Cybercriminals use for masking outdated versions of Cobalt Strike

Although developers of Cobalt Strike framework released updates in January and May of this year (3.13 and 3.14 respectively), dozens of servers still work on outdated platform releases, some of which use pirated, hacked or unregistered versions of Cobalt Strike.

Cobalt Strike is a penetration-testing framework that allows delivering and managing a payload to an attacked computer.

In other words, the tool intended solely for lawful use. In addition to the impressive cost of the license ($3.5 thousand), developers took care of measures that prevent tool from falling into hands of intruders, including checking customers and limited offer outside of the United States and Canada. Nevertheless, cybercriminals are finding ways to get a licensed copy of the tool, some are even willing to pay $25 thousand for this.

Hacked versions of Cobalt Strike are available on the Internet, but they often contain backdoors or do not have all the functions of the original. In addition, this software can not be updated.

“The detection of Cobalt Strike servers can aid defenders in creating alerts in their enterprise networks, providing a proactive measure to get ahead of their red team, criminal operations, or state-sponsored adversaries”, – point specialists from Recorded Future company.

There are several signs that allow identifying vulnerable Cobalt Strike servers: usage default TLS developer certificate; in active mode, the DNS server in Cobalt Strike responds to all DNS queries with a fake IP address; availability of port 50050/TCP; The HTTP response “404 Not Found” is typical for NanoHTTPD web servers; extra spaces in server HTTP responses (this vulnerability was fixed in Cobalt Strike 3.13 version).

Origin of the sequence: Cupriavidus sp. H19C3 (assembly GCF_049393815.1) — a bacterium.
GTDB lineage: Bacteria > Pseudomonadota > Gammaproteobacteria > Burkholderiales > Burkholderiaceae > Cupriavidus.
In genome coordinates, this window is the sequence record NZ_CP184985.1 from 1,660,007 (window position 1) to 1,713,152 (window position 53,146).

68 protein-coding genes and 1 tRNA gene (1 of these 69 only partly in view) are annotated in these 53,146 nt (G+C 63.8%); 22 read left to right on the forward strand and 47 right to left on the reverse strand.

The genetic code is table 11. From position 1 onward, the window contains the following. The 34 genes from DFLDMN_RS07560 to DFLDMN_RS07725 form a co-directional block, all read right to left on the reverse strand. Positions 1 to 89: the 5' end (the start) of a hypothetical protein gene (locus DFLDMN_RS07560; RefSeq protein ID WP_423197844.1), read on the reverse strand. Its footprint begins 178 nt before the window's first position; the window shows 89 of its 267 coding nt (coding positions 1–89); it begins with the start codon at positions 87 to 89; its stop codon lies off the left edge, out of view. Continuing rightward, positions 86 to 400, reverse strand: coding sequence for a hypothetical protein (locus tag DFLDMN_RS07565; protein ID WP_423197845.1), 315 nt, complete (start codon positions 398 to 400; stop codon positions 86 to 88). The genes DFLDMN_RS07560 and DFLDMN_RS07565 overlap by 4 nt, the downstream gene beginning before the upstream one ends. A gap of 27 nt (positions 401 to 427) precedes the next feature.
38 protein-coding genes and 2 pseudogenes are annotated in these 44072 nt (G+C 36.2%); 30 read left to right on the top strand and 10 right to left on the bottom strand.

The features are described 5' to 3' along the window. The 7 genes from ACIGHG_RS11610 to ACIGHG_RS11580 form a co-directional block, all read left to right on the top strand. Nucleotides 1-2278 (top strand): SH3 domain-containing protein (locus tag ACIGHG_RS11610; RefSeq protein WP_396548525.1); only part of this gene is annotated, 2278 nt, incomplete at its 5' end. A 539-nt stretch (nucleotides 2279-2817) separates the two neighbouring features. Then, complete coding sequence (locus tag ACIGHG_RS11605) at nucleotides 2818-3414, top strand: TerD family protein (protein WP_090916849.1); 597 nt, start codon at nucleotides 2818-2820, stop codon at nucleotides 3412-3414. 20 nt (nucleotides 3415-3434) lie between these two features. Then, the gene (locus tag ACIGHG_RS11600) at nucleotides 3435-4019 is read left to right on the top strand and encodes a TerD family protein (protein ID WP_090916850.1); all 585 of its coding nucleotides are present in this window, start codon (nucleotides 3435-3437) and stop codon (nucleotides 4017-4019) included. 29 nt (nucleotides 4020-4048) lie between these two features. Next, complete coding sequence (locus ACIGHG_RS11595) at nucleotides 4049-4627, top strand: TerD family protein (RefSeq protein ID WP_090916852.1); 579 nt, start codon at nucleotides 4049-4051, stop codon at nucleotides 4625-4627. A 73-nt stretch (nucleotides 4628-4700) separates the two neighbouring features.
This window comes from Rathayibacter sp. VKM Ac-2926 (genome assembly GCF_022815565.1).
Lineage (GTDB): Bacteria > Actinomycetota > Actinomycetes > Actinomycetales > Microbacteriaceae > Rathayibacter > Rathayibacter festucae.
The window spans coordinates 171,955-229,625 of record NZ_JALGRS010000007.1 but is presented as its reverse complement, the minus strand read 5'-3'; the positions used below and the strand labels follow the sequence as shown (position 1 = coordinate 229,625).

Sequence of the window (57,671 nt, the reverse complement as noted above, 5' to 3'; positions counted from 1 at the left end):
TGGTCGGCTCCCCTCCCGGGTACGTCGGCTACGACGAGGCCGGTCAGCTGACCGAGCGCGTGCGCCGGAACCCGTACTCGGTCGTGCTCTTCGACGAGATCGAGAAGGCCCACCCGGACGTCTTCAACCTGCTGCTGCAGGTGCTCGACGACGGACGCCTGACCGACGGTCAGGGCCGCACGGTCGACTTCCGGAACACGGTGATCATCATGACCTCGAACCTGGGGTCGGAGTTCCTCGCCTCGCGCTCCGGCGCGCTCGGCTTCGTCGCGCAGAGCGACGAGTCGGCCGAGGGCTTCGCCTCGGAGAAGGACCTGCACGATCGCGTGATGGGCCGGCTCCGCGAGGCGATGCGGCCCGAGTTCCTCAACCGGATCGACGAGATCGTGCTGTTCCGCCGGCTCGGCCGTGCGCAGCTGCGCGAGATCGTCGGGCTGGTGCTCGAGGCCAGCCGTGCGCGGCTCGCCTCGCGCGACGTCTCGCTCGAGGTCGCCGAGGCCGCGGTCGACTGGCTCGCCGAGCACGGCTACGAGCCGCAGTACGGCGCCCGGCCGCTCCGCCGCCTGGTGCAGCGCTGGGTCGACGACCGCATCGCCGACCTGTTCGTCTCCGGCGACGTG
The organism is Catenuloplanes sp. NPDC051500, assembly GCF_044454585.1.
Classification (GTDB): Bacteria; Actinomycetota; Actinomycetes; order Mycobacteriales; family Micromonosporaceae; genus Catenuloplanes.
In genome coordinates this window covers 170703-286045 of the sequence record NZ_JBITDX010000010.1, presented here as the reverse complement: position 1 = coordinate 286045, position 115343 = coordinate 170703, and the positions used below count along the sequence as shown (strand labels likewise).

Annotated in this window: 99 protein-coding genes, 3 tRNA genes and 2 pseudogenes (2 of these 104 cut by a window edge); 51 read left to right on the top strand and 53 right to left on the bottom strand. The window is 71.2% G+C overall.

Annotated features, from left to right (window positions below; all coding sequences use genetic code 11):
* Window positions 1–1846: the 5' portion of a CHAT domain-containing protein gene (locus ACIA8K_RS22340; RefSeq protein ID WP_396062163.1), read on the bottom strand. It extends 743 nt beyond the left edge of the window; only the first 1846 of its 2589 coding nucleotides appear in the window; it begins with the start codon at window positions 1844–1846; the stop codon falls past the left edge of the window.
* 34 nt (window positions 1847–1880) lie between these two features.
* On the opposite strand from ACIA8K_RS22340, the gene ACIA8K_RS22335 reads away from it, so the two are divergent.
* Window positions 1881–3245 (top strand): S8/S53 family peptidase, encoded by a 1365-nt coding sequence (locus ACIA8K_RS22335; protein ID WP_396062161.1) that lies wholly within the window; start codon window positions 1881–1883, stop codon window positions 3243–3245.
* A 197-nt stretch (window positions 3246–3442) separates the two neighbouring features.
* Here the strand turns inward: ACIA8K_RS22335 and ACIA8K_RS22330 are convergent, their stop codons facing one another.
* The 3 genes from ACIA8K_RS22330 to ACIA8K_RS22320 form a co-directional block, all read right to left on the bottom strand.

By combining several methods, Recorded Future experts were able to identify 104 servers using the framework.

In order not to attract additional attention, cybercriminals prefer to use outdated versions of the tool, if other hacker groups have not yet switched to new versions of Cobalt Strike. Another reason may be that when upgrading to a fresh build, implemented changes may be lost, experts say.

“Using hacked versions of Cobalt Strike or deploying standard copies of Cobalt Strike allows you to disguise threats and complicate identification. In addition, using hacked versions, attackers can “mingle” with outdated Cobalt Strike releases”, — the researchers explained.


Cobalt Strike is an exploitation platform developed for the use of security professionals in emulating targeted attacks and post-exploitation actions by advanced adversaries. The tool, developed and licensed by Strategic Cyber LLC, a company based in Washington, D.C., is monitored for illicit usage by the firm and is subject to export controls.


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Daniel Zimmermann

Daniel Zimmermann has been writing on security and malware subjects for many years and has been working in the security industry for over 10 years. Daniel was educated at the Saarland University in Saarbrücken, Germany and currently lives in New York.

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